As novels go, criteria for reading during the summer seems to be a seaside story setting because of the assumption we’ll all vacation at the beach at some point. What is for sure, though, is that a more consistent staple of summer down time includes our families.
The first thing Clyde Edgerton ever wrote that was published was for a high school teacher. He grew up in Bethesda, in Durham County, and the assignment he and his buddies received was to take a tadpole down into the woods and let it go. They went into the woods, got lost, and were late for school. Edgerton told his teacher what happened, and she told him to “write it up.”
Celia Szapka, Toni Peters and Virginia Spivey are among the many women who contributed their intellect and labor to the successful completion of The Manhattan Project that produced the atomic bomb.
Things really do come full circle. Remember when the earliest of the baby boomers went “back to the land” for a more authentic life experience? In “Homeward Bound: Why Women Are Embracing the New Domesticity” (Simon & Schuster, $26), Emily Matchar examines the many ways that a younger generation of women (and men) are raising chickens, knitting, making their own food, homeschooling, homesteading and doing any number of do-it-yourself projects.
Fair or not, Chapel Hill writer Elizabeth Spencer is probably known to many for her novel “The Light in the Piazza,” which was made into a movie, and later a Tony Award-winning musical. “Landscapes of the Heart,” a new documentary funded by Durham’s Southern Documentary Fund should help introduce new readers to the full body of work of this Southern writer.
Even jazz listeners who are not familiar with the Baroness Nica de Koenigswarter have heard some of the compositions she inspired. She was nicknamed “Pannonica” from a young age, and pianist-composer Thelonious Monk, for whom de Koenigswarter acted as patron and friend for many years, wrote a composition of the same name dedicated to her. Other pieces inspired by the baroness are “Nica’s Dream” by Horace Silver, “Tonica” by Kenny Dorham, “Poor Butterfly” by Sonny Rollins, and many more.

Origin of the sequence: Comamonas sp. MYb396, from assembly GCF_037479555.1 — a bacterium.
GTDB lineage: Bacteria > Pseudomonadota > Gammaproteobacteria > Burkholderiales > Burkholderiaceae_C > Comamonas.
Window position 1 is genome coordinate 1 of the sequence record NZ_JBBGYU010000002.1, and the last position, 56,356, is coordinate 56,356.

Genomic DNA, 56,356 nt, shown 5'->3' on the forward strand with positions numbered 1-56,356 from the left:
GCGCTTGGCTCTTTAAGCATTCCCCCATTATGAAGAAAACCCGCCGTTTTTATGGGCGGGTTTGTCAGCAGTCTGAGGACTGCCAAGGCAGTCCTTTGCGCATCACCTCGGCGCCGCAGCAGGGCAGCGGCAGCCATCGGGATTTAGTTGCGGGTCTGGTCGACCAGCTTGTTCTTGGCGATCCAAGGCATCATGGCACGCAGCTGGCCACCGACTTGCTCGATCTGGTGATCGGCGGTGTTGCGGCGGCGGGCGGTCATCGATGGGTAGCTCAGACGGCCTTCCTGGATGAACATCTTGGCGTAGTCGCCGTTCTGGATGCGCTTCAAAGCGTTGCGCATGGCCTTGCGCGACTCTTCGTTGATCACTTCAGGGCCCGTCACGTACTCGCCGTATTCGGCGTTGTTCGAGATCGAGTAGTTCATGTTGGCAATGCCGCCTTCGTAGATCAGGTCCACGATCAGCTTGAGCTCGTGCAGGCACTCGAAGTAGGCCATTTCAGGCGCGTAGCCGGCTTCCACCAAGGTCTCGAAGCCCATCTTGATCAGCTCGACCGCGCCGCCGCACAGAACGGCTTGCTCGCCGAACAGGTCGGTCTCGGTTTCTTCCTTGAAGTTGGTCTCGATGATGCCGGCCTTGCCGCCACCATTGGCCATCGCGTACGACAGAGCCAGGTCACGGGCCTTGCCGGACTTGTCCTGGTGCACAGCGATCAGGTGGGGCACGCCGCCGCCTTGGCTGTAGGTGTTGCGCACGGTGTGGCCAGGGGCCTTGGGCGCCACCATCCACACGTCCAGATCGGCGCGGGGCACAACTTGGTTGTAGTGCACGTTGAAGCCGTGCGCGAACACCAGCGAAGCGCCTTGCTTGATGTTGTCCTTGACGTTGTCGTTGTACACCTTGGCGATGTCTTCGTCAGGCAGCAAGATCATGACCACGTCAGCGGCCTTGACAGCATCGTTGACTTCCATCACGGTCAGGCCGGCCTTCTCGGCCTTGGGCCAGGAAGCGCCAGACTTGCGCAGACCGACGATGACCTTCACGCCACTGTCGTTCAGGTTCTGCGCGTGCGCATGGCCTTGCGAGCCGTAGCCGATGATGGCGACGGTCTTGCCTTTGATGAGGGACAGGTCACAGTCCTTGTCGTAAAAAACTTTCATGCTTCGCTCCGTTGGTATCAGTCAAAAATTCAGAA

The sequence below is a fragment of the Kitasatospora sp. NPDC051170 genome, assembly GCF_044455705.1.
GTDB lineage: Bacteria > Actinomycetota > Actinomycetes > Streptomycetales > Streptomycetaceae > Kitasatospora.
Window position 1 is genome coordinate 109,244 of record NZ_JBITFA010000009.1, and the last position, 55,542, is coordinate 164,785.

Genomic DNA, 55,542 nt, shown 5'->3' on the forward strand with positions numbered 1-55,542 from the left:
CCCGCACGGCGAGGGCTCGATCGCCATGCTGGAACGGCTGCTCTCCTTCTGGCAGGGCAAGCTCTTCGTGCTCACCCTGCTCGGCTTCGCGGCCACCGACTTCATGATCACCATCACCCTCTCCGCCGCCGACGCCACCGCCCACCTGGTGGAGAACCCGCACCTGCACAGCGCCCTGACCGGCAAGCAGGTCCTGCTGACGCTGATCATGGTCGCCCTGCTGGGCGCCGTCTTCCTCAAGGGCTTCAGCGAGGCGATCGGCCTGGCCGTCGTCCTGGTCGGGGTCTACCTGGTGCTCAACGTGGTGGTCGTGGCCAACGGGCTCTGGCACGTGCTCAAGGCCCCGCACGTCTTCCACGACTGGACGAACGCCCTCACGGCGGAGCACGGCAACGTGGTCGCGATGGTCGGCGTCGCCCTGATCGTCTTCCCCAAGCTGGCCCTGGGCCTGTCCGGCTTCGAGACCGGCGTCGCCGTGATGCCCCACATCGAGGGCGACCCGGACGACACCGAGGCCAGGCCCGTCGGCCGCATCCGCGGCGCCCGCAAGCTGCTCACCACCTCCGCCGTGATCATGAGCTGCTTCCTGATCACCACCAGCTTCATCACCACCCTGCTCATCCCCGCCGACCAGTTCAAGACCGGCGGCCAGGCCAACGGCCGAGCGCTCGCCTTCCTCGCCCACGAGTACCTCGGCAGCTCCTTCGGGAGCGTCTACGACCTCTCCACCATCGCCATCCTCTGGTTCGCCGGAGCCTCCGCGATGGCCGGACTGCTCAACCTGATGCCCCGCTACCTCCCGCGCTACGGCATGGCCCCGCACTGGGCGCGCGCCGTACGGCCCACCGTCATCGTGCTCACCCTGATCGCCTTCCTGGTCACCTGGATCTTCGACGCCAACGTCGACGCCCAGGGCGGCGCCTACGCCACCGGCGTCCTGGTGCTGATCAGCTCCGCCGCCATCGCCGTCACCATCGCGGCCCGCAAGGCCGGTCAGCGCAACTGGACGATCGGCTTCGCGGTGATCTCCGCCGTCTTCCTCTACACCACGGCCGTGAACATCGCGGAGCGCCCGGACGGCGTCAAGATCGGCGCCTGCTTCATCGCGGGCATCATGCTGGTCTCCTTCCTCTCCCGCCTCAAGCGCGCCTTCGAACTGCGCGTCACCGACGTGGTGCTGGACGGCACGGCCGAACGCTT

After reading a Jill McCorkle novel or short story, you feel like you know the characters well enough that you could sit down at lunch with them and pick up conversations where McCorkle left off.
From Lookout Books, a publishing house connected with UNC Wilmington, comes the debut memoir from essayist Ben Miller, titled “River Bend Chronicle: The Junkification of a Boyhood Idyll amid the Curious Glory of Urban Iowa” ($17.95, paperback). The memoir is Miller’s chronicle of “a boy’s quest to make his life more than the sum of its worst moments in a chaotic household,” according to the accompanying press materials.
In observance of its 30th anniversary, Algonquin Books of Chapel Hill will publish a new series of books titled Algonquin Young Readers. Beginning in August, Algonquin will release five books geared to young readers: “The Time Fetch,” by Amy Herrick; “Three Ring Rascals Book I: The Show Must Go On!” by Kate Klise, illustrated by M. Sarah Klise; “Anton and Cecil: Cats at Sea,” by Lisa Martin and Valerie Martin, illustrated by Kelly Murphy; “If You Could Be Mine,” by Sara Farizan; and “Somebody up There Hates You,” by Hollis Seamon.
“ I Never Promised Not to Tell”
By Grady Jefferys (CreateSpace publishers, $12.95)
The Durham County Library will present the following programs in its continuing Humanities Series. All events are free and open to the public.
If Reynolds Price had not died two years ago, he would have celebrated his 80th birthday last month.
Why am I thinking about Price today?
This coming June will mark the 50th anniversary of the murder of Medgar Evers, the NAACP field secretary for Mississippi, by a white supremacist. The horror of that crime and other acts of injustice would lead to the passage of the 1964 Civil Rights Act, followed by the Voting Rights Act of 1965.
“Remembering Medgar Evers: Writing the Long Civil Rights Movement”
By Minrose Gwin (The University of Georgia Press, $22.95 in paperback)
When descendants of Irish immigrants wear green next Sunday and tip a glass to Ireland, they’re likely doing so in a bit of a party atmosphere. What they might forget is that many of them are in the U.S. because an ancestor fled the Irish Potato Famine in the late 1840s.